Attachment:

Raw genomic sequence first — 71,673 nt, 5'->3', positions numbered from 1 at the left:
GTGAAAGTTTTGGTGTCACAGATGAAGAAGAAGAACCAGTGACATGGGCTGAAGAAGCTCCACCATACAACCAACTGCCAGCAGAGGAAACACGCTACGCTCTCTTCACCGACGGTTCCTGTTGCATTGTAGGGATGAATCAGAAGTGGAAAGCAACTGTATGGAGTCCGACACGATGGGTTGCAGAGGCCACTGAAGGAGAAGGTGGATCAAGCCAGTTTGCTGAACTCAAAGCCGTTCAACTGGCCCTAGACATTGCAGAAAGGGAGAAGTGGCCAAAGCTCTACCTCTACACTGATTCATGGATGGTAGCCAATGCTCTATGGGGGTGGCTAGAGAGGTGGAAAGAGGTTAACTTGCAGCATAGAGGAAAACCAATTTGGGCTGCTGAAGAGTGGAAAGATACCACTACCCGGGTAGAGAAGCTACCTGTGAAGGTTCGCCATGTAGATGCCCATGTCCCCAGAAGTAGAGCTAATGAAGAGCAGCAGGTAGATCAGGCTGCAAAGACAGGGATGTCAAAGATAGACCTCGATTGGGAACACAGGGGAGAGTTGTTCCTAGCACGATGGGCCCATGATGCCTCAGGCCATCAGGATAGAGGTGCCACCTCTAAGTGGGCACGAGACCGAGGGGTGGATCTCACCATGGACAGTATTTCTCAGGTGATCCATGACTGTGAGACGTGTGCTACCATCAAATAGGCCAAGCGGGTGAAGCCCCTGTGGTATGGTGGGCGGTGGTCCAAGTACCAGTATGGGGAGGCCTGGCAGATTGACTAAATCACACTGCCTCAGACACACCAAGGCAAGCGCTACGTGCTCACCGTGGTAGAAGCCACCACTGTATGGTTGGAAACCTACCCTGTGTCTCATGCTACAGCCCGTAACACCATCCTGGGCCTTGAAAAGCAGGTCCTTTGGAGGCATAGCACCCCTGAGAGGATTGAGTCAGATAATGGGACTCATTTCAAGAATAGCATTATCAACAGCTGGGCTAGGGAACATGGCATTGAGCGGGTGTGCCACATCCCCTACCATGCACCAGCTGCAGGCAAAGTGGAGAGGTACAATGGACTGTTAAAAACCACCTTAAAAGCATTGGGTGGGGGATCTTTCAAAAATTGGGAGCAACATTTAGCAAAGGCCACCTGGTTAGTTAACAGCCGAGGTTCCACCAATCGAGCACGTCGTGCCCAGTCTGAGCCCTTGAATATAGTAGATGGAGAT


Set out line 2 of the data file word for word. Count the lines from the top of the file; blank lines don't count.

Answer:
GTGAAAGTTTTGGTGTCACAGATGAAGAAGAAGAACCAGTGACATGGGCTGAAGAAGCTCCACCATACAACCAACTGCCAGCAGAGGAAACACGCTACGCTCTCTTCACCGACGGTTCCTGTTGCATTGTAGGGATGAATCAGAAGTGGAAAGCAACTGTATGGAGTCCGACACGATGGGTTGCAGAGGCCACTGAAGGAGAAGGTGGATCAAGCCAGTTTGCTGAACTCAAAGCCGTTCAACTGGCCCTAGACATTGCAGAAAGGGAGAAGTGGCCAAAGCTCTACCTCTACACTGATTCATGGATGGTAGCCAATGCTCTATGGGGGTGGCTAGAGAGGTGGAAAGAGGTTAACTTGCAGCATAGAGGAAAACCAATTTGGGCTGCTGAAGAGTGGAAAGATACCACTACCCGGGTAGAGAAGCTACCTGTGAAGGTTCGCCATGTAGATGCCCATGTCCCCAGAAGTAGAGCTAATGAAGAGCAGCAGGTAGATCAGGCTGCAAAGACAGGGATGTCAAAGATAGACCTCGATTGGGAACACAGGGGAGAGTTGTTCCTAGCACGATGGGCCCATGATGCCTCAGGCCATCAGGATAGAGGTGCCACCTCTAAGTGGGCACGAGACCGAGGGGTGGATCTCACCATGGACAGTATTTCTCAGGTGATCCATGACTGTGAGACGTGTGCTACCATCAAATAGGCCAAGCGGGTGAAGCCCCTGTGGTATGGTGGGCGGTGGTCCAAGTACCAGTATGGGGAGGCCTGGCAGATTGACTAAATCACACTGCCTCAGACACACCAAGGCAAGCGCTACGTGCTCACCGTGGTAGAAGCCACCACTGTATGGTTGGAAACCTACCCTGTGTCTCATGCTACAGCCCGTAACACCATCCTGGGCCTTGAAAAGCAGGTCCTTTGGAGGCATAGCACCCCTGAGAGGATTGAGTCAGATAATGGGACTCATTTCAAGAATAGCATTATCAACAGCTGGGCTAGGGAACATGGCATTGAGCGGGTGTGCCACATCCCCTACCATGCACCAGCTGCAGGCAAAGTGGAGAGGTACAATGGACTGTTAAAAACCACCTTAAAAGCATTGGGTGGGGGATCTTTCAAAAATTGGGAGCAACATTTAGCAAAGGCCACCTGGTTAGTTAACAGCCGAGGTTCCACCAATCGAGCACGTCGTGCCCAGTCTGAGCCCTTGAATATAGTAGATGGAGAT